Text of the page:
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RC hydrofoil

Creation's quality: 5.0/5 (2 votes)
Evaluation of members on the printability, utility, level of detail, etc.

3D model description

June 2017:
The rudder assembly has been reworked to allow for a change in the pitch angle. I mounted two servos and mix them (V-tail program on the transmitter). You need two 624ZZ 4mm x 13mm x 5mm ball bearing.
I added a new set of back foils (symmetrical) as well.
The boat is much more stable now!
I think that if you don't want to add the relative complexity of a mixing servos, it should work just by setting up the proper angle and fasten it in place.

Thanks for your comments and I hope that you guys will build it, it's a great project!

July 26th 2015: This is my latest attempt of a RC hydrofoil.

The profile is a Naca 63-412 (both front and back foils). The back foil has a 5deg dihedral for lateral stability. It's in two parts, glued together, in order to print the part without support.

The foiler is actually flying but on a very narrow speed range. Enough to make it lift itself and not too fast otherwise the prop is reaching the surface and starts to cavitate.

I would really appreciate any suggestion to improve it.

As mentioned previously, I’m working on a new hull, in four parts of max 15 cm so it would be printable on a variety of printers. Keep you posted.

Penny Express – Not 1898 pennies, but just one riding in style!

This is my entry to the MakeItFloat challenge.

I always wanted to make a RC hydrofoil, so what a great opportunity.

This is my first real project with 123D Design and 3d printing and I can tell you that I learned a lot.

This boat can theoretically carry 1’898 pennies, but I decided that only one would ride, so I had to find a very special place.

After 6 weeks of endless nights and weekends, about 100 hours of total printing time three prototypes and almost 40 iterations, what I expected to be a simple project finally started to lift up two days ago (video here;

I tried every thing that I can think of; changing the foil profile, size, angle without much success. I truly experimented Thomas Edison quote: “I have not failed. I've just found 10,000 ways that won't work.”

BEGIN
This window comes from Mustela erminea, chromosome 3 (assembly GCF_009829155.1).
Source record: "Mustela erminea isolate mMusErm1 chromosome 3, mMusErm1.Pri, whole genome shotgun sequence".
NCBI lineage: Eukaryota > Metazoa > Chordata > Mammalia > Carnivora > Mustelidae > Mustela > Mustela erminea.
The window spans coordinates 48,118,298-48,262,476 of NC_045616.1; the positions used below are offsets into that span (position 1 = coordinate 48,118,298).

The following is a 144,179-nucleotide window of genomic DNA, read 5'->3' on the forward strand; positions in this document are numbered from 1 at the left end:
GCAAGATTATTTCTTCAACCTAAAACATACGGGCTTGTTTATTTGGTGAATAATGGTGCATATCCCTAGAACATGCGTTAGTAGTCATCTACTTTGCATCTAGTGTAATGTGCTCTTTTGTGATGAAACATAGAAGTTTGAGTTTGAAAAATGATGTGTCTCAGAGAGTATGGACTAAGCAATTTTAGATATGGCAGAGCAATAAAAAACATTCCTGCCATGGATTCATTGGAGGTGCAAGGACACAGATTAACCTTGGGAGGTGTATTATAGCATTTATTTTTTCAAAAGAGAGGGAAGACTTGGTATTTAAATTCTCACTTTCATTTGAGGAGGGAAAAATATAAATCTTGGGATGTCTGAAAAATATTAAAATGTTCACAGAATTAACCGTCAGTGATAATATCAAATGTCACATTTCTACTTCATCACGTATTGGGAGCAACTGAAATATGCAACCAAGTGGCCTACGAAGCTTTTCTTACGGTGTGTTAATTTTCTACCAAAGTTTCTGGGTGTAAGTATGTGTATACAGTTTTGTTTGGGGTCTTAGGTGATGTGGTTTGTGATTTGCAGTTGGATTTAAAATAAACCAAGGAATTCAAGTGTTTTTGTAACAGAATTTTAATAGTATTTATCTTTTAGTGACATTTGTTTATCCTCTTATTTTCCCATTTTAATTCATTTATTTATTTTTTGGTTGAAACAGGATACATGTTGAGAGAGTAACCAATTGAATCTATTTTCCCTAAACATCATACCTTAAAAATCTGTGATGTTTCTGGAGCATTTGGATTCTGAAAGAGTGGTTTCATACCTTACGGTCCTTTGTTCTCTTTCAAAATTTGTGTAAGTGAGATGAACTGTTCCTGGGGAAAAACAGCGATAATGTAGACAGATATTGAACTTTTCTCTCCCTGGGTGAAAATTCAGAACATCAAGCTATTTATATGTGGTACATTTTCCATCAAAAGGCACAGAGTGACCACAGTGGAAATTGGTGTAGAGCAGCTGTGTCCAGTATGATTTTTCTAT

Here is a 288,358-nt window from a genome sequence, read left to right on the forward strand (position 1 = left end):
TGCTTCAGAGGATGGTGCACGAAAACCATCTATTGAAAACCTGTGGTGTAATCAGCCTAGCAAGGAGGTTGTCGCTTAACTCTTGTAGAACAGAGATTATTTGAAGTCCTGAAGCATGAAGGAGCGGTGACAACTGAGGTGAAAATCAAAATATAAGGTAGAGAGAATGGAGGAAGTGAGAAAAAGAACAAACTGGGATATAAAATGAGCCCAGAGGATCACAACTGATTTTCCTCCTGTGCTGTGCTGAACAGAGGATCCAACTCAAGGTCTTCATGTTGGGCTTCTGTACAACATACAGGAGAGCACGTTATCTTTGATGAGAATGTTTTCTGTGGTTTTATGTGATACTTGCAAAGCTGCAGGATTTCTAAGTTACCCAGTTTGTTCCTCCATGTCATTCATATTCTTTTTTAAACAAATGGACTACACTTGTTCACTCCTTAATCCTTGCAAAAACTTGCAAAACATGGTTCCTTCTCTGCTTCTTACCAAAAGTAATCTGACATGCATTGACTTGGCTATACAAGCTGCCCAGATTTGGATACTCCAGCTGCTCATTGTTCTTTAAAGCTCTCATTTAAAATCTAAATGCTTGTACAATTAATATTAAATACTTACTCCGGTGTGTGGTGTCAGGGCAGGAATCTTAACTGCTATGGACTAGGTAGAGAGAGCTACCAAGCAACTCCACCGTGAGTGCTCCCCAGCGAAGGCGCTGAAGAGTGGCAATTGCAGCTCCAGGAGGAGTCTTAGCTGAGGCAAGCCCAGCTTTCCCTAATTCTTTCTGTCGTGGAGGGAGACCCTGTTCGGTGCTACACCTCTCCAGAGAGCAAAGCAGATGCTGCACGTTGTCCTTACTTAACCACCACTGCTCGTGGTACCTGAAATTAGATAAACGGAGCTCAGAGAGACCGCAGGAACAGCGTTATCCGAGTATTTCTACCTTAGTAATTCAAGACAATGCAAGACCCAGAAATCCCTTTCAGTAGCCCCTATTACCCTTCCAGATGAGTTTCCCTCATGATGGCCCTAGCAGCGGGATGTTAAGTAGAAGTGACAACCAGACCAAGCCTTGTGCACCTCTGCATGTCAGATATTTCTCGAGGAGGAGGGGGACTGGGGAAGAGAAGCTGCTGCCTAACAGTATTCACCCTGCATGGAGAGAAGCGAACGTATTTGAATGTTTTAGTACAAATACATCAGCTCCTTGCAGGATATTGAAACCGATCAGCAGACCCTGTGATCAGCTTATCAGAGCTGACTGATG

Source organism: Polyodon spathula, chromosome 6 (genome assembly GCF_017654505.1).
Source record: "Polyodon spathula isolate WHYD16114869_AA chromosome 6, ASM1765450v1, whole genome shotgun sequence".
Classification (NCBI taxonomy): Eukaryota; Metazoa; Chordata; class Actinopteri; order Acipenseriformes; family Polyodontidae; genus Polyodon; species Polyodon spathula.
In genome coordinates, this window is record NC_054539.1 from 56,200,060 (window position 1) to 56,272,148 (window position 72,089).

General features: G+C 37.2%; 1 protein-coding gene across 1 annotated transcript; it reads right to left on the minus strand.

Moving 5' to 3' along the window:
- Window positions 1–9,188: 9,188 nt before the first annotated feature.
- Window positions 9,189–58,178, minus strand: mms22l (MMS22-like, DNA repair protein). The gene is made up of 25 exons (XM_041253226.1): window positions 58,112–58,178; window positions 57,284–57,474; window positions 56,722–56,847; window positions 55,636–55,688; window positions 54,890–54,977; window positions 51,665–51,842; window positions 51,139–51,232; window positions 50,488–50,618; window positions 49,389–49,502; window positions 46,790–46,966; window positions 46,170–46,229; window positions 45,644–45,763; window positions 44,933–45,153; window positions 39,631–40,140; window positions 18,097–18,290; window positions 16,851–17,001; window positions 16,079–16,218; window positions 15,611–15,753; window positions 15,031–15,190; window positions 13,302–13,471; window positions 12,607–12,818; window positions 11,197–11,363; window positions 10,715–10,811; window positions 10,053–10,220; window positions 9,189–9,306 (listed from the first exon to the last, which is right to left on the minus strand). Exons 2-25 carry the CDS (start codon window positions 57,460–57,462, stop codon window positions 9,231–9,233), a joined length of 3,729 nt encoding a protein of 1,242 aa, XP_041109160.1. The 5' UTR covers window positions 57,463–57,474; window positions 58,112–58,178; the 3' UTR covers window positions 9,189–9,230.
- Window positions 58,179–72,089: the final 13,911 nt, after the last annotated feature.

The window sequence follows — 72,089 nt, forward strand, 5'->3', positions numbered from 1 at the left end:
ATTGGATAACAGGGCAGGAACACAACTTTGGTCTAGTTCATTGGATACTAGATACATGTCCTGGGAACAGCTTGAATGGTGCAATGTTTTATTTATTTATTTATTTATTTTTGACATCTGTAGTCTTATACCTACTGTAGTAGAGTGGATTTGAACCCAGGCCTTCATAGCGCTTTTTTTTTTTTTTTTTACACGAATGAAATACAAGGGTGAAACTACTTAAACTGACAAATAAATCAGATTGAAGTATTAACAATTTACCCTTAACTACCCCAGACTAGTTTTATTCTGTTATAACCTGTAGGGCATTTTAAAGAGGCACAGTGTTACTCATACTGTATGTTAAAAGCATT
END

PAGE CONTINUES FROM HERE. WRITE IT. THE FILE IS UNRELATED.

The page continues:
I wanted to do a simple boat, with an air propeller as propulsion with basic RC equipment, but my first prototypes acted more like fast diving submarines that flying boats. They were too heavy, too unstable and too small. I finally went for a more conventional marine setup. The hardware is easily available in any boat hobby shops.

In my latest prototype I reduced the thickness of the hull from 3mm to 1,6mm and almost double the overall size. It looks great and flies well.

This model is easily modifiable; the foils just interlock in the hull and can easily be removed and changed. There are 15 parts altogether and they can be printed without rafters or supports (PLA) in any printer that can print in a volume of 18cm x 18cm x 18cm. I will update the files to be printable on a 15cm height printer.

The hull of the latest version is in three parts that are glued together using 5 minutes epoxy. The front foil is in four parts allowing to print a large foil (modified Naca 4412-33 profile).

There are almost no RC hydrofoil models or plans available and very limited info on them, so I hope that this project will serve as a base for any one interested in pushing it further.

Thanks’ a million for the learning experience and having make an old dream come true!

3D printing settings

Printing tips:

I printed all parts in PLA with a fill density of 20%.

The hull parts are all printed in a “vase” configuration.

The back hull is printed back down.

The middle part front down, and the front part back down.

The back foil has a flat bottom so it prints in one piece (very cool looking part ;-)

The front foil is printed in four parts, glued together with epoxy in the middle of the profile. I sanded the foil to have a better penetration.

The two front panels are glued in place with silicon once the components are in place. The back panel is just taped on with duct tape (the only one that I can find that actually stick to the PLA). This is not satisfying, suggestions are welcome!

The foils (front and back are just tacked glued in place with a little bit of silicon. Very easy to get out if needed.

The motor mount was design to fit a 960Kv 480 brushless outrunner motor. I will update it to a more generic support in the near future.

Design considerations:

The actual front foils are 4412-33 scaled down in thickness to 75% with a 6 deg positive angle. They are too powerful for the light wait of the boat using a 1800 mA 3S battery. I will try a dipper V angle with a 5 deg angle next. The front foils are inserted in to Dagger board housing with easy dimensions, so feel free to experiment and please let me know if you are making progress.

In this configuration, the boat has a very narrow speed range. I hope that the new foils will correct that.

Please let me know if you need more info.

  • 3D file format: STL



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